This is the most traditional method of control. Personal observation enables the manager to collect first-hand information. It is the simplest method to control organizational activities is that managers take round at the workplace and monitor the development of the work. It is the most effective, direct and oldest method of control. It also creates a psychological pressure on the employees to perform well as they are aware that they are being observed personally on their job. Any fault in performance can be spotted and corrected instantly. The personal observer accurately knows what is wrong and can take essential proceedings quickly. Thus, the managers can preserve work regulation among the employees, they can take immediate action to prevent resistance to control measures. However, it is a very time-consuming exercise and cannot effectively be used in all kinds of jobs. Besides, there may be the manipulate of personal partiality of the observer which may influence the valuation.
Personal observation may have a negative impact in some cases. However, this technique demotivates the employees who work under the mental stress of being continuously watched. The managers require holding discussion with the persons whose work is being controlled and they should watch the definite operations. Self-motivated employees do not like to be closely supervised.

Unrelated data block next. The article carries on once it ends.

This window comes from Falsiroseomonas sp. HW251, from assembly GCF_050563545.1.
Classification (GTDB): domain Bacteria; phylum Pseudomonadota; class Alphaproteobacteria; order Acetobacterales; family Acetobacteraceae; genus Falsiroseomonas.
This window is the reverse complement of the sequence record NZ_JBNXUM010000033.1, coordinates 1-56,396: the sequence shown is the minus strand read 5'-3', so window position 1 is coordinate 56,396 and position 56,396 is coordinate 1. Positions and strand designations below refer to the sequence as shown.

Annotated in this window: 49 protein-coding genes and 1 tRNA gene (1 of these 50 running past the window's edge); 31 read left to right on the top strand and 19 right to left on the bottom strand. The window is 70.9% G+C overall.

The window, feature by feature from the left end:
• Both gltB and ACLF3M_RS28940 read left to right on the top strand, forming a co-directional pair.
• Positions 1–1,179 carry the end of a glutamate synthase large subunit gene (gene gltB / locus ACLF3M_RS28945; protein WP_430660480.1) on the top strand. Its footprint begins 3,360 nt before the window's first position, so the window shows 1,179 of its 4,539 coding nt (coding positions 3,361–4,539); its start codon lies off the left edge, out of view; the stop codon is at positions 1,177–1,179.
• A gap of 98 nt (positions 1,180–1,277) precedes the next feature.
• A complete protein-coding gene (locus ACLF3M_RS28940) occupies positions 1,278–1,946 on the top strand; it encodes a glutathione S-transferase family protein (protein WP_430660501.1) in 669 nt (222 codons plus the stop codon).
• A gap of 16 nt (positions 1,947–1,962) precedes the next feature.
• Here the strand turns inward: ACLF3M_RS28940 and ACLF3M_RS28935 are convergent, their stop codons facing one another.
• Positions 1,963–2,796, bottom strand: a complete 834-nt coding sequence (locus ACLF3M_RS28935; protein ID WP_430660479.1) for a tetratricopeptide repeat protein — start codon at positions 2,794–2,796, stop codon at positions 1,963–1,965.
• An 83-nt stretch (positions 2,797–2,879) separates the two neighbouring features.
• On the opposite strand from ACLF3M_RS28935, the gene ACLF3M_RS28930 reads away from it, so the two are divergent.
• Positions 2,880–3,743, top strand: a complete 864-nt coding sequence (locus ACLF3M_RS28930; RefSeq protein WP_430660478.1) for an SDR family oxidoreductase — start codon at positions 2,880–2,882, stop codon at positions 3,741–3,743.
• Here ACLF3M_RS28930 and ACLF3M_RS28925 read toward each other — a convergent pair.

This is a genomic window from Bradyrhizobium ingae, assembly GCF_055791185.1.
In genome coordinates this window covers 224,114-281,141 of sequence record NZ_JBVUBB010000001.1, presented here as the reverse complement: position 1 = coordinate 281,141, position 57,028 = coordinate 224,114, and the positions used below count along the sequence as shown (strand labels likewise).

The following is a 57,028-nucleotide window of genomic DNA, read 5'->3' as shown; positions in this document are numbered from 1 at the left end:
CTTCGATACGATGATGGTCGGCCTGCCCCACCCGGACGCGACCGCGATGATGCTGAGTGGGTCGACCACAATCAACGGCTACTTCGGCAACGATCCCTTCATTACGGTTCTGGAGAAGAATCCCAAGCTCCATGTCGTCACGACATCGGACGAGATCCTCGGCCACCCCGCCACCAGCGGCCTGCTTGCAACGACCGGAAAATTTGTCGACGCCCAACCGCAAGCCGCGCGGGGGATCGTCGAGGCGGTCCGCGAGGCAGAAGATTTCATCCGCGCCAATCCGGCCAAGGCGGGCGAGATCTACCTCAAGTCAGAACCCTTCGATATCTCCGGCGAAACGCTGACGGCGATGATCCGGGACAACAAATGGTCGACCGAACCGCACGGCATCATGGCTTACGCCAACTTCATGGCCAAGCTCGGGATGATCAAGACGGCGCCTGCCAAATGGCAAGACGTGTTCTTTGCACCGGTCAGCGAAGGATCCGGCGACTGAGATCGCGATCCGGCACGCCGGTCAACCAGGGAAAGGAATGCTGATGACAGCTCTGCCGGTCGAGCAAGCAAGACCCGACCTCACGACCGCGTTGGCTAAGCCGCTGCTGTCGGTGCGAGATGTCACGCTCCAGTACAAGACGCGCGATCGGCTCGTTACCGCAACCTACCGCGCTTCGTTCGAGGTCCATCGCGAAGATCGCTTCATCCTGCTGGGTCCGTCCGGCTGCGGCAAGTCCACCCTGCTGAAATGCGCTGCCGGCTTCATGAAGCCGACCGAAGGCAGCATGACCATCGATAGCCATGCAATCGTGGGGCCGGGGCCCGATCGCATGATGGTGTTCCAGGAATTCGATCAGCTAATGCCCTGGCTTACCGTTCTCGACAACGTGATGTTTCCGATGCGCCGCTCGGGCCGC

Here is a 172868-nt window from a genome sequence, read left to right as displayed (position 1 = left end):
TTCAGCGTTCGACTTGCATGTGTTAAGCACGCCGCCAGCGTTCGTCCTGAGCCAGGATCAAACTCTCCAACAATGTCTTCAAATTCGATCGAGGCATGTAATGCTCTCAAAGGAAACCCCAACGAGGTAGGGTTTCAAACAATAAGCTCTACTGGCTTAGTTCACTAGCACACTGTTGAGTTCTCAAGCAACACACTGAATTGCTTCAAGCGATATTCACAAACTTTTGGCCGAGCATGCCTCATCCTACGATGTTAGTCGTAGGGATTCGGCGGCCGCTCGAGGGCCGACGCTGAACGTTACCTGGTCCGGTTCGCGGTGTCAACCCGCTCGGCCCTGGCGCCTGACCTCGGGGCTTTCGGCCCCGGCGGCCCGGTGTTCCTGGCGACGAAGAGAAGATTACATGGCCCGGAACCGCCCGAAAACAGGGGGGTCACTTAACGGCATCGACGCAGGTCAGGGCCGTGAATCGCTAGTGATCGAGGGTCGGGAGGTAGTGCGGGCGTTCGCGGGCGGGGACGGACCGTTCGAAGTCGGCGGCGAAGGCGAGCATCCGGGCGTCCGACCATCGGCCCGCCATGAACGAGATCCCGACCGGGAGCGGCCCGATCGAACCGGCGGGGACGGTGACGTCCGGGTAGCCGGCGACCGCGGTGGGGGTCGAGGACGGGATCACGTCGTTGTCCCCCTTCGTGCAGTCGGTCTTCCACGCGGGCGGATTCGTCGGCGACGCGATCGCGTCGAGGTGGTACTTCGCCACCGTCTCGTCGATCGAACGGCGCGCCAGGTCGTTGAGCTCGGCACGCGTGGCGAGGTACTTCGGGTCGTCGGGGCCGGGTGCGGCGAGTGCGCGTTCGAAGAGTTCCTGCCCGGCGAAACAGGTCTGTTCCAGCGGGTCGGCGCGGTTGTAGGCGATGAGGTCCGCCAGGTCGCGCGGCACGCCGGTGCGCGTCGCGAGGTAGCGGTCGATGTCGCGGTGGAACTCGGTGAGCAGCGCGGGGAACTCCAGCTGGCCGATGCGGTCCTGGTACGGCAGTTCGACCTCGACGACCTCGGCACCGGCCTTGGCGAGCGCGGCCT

Advantages of Personal Observation
- If the researcher observes and records events, it is not necessary to rely on the willingness and ability of respondents to report accurately.
- The biasing effect of interviewers is either eliminated or reduced. Data collected by observation are, thus, more objective and generally more accurate.
- Small, medium-sized and non-profit organizations can be benefited more by this method of control than large and profit-making organizations.
Disadvantages of Personal Observation
- The most limiting factor in the use of the observation method is the inability to observe such things such as attitudes, motivations, customers/consumers’ state of mind, their buying motives and their images.
- This method is not appropriate for large-scale organizations where managers cannot spend time in personally observing the performance of each worker.
- It also takes time for the investigator to wait for a particular action to take place.
In conclusion, Personal observation largely involves the evaluation of human performance. The managers have the accountability of implementing the managerial objectives whatever manages techniques they use. Therefore, the accomplishment of personal observation as an instrument of control depends upon how much information an administrator can gather through this technique.